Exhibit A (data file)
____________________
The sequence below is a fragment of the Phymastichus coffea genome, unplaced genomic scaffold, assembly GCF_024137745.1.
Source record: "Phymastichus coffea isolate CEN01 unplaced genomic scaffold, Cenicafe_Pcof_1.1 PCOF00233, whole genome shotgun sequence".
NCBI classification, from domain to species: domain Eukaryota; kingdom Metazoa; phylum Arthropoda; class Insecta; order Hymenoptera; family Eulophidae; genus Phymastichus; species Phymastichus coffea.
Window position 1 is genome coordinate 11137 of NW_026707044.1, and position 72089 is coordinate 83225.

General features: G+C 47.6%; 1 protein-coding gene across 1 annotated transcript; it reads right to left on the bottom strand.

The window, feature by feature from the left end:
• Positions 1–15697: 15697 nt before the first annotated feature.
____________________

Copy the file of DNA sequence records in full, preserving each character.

The sequence below is a fragment of the Phymastichus coffea genome, unplaced genomic scaffold, assembly GCF_024137745.1.
Source record: "Phymastichus coffea isolate CEN01 unplaced genomic scaffold, Cenicafe_Pcof_1.1 PCOF00233, whole genome shotgun sequence".
NCBI classification, from domain to species: domain Eukaryota; kingdom Metazoa; phylum Arthropoda; class Insecta; order Hymenoptera; family Eulophidae; genus Phymastichus; species Phymastichus coffea.
Window position 1 is genome coordinate 11137 of NW_026707044.1, and position 72089 is coordinate 83225.

General features: G+C 47.6%; 1 protein-coding gene across 1 annotated transcript; it reads right to left on the bottom strand.

The window, feature by feature from the left end:
• Positions 1–15697: 15697 nt before the first annotated feature.